Taking an environmentally sensitive approach to pest management


Missouri Environment & Garden



AUTHOR

Michele Warmund
University of Missouri
Division of Plant Sciences
(573) 882-9632
warmundm@missouri.edu

Protecting Fruit Crops from Spring Frost

Michele Warmund
University of Missouri
(573) 882-9632
warmundm@missouri.edu

Published: March 21, 2014

As always, there is a high potential for spring frost damage to fruit crops in Missouri. Unseasonably cool temperatures have been recorded this year and it is predicted that this trend will continue through the spring. With this in mind, there are a few techniques that can be used to protect fruit buds and flowers from low temperatures.

First, delay fruit tree pruning for as long as possible in the spring, but allow just enough time to complete this task before bloom. The hardiest buds are always on the older wood, while those nearest the tips of branches are the most susceptible to damage. Plan to leave a few extra fruit buds when pruning. Once the danger of frost has passed, excess blooms or small fruitlets can be removed by thinning.

For grapes, a good way to protect the crop is to use double pruning, especially for cultivars that are the earliest to break bud in the spring. This technique is only used for cultivars trained to a single curtain cordon system with spur pruning. Like fruit trees, the buds at the base of shoots, nearest the trunk and cordons, are the most tolerant to cold temperatures. To double prune, select the fruiting spurs that will be left on the vine to produce the crop. Next, remove excess wood as usual, except for the spurs. Instead of leaving just 3 to 4 buds per spur, leave as many as 10 to 15 buds on them. These extra buds delay development of the basal buds so they can potentially avoid frost damage. After the frost free date, wood with the extra buds is removed. While this method requires some extra effort, it can save the crop. Also, if primary buds at a node are injured, a smaller crop of grapes can be produced from secondary buds.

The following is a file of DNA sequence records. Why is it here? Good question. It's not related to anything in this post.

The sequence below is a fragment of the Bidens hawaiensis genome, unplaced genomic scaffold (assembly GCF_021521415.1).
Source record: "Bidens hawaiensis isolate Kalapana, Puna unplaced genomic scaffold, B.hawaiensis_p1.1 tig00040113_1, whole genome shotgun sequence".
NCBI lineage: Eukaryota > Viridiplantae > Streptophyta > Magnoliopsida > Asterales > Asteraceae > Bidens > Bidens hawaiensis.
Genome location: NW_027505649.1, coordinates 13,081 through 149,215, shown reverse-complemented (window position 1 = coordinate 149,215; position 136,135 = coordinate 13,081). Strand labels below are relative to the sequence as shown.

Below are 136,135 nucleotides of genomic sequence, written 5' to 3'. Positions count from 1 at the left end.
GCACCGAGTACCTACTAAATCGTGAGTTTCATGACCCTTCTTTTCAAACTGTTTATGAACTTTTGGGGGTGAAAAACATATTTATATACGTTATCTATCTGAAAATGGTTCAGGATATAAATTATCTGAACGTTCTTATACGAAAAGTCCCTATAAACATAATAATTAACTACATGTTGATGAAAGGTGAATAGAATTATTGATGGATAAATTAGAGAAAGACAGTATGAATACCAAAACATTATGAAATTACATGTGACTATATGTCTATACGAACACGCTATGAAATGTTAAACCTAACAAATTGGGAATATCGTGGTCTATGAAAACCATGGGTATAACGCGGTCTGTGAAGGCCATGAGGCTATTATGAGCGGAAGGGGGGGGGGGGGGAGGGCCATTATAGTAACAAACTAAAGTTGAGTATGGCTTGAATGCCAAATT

Small fruits, such as strawberries, can be re-covered with straw mulch or protected by placing plastic or tarps over the plants during when temperatures fall below freezing in the spring. Brambles and blueberries can also be covered, but this is practical only when there a few plants.

Frequently, the average frost free date is publicized for specific areas. However, with fruit crops, it is often more useful to consider the last frost free date on record. For example, weather data indicate that the average frost free dates for Springfield and Kirksville are April 15 and 20, respectively. However, based on historical data, the latest date that 32°F was recorded in Springfield was May 9. Kirksville has recorded this temperature as late as May 25. Like other years in Missouri, be prepared for erratic spring weather.

   About IPM     Contact Us    Subscribe     Unsubcribe

Copyright © 2018 — Curators of the University of Missouri. All rights reserved. DMCA and other copyright information. An equal opportunity/access/affirmative action/pro-disabled and veteran employer.

Printed from: https://ipm.missouri.edu
E-mail: IPM@missouri.edu

REVISED: March 21, 2014